* :doc:`start` - for new users of KUnit
* :doc:`usage` - for a more detailed explanation of KUnit features
* :doc:`api/index` - for the list of KUnit APIs used for testing
+* :doc:`kunit-tool` - for more information on the kunit_tool helper script
+* :doc:`faq` - for answers to some common questions about KUnit
diff --git a/Documentation/dev-tools/kunit/kunit-tool.rst b/Documentation/dev-tools/kunit/kunit-tool.rst
index 50d46394e97e..949af2da81e5 100644
@@ -12,6 +12,13 @@ the Linux kernel as UML (`User Mode Linux
<http://user-mode-linux.sourceforge.net/>`_), running KUnit tests, parsing
the test results and displaying them in a user friendly manner.
+kunit_tool addresses the problem of being able to run tests without needing a
+virtual machine or actual hardware with User Mode Linux. User Mode Linux is a
+Linux architecture, like ARM or x86; however, unlike other architectures it
+compiles the kernel as a standalone Linux executable that can be run like any
+other program directly inside of a host operating system. To be clear, it does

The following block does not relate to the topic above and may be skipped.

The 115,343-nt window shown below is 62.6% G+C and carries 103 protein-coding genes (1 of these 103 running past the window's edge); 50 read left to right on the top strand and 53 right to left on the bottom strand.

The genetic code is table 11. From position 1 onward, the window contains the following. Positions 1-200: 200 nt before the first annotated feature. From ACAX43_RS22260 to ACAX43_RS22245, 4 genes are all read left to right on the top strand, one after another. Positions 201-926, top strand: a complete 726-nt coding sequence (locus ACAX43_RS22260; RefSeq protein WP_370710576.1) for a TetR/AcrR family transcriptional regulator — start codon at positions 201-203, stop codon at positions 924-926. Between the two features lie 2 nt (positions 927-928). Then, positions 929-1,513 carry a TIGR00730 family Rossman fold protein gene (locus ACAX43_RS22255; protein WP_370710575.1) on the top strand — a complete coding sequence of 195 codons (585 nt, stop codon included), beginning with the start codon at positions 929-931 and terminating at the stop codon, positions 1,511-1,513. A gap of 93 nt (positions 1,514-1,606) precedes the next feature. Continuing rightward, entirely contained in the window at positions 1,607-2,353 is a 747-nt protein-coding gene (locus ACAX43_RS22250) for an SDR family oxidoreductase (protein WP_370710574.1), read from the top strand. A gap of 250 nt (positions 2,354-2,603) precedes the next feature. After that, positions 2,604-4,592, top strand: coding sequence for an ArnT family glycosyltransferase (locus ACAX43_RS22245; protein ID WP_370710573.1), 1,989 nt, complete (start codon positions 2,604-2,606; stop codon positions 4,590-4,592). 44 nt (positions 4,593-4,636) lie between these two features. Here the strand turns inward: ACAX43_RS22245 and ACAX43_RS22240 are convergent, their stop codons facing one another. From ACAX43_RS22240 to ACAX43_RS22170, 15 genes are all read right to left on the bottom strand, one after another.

+not require any virtualization support: it is just a regular program.
What is a kunitconfig?
diff --git a/Documentation/dev-tools/kunit/start.rst b/Documentation/dev-tools/kunit/start.rst
index 4e1d24db6b13..e1c5ce80ce12 100644
@@ -9,11 +9,10 @@ Installing dependencies
KUnit has the same dependencies as the Linux kernel. As long as you can build
the kernel, you can run KUnit.
-Included with KUnit is a simple Python wrapper that helps format the output to
-easily use and read KUnit output. It handles building and running the kernel, as
-well as formatting the output.
+Running tests with the KUnit Wrapper
+Included with KUnit is a simple Python wrapper which runs tests under User Mode
+Linux, and formats the test results.
The wrapper can be run with:
@@ -21,22 +20,42 @@ The wrapper can be run with:
./tools/testing/kunit/kunit.py run --defconfig
-For more information on this wrapper (also called kunit_tool) checkout the
+For more information on this wrapper (also called kunit_tool) check out the
Creating a .kunitconfig
-The Python script is a thin wrapper around Kbuild. As such, it needs to be
-configured with a ``.kunitconfig`` file. This file essentially contains the
-regular Kernel config, with the specific test targets as well.
+If you want to run a specific set of tests (rather than those listed in the
+KUnit defconfig), you can provide Kconfig options in the ``.kunitconfig`` file.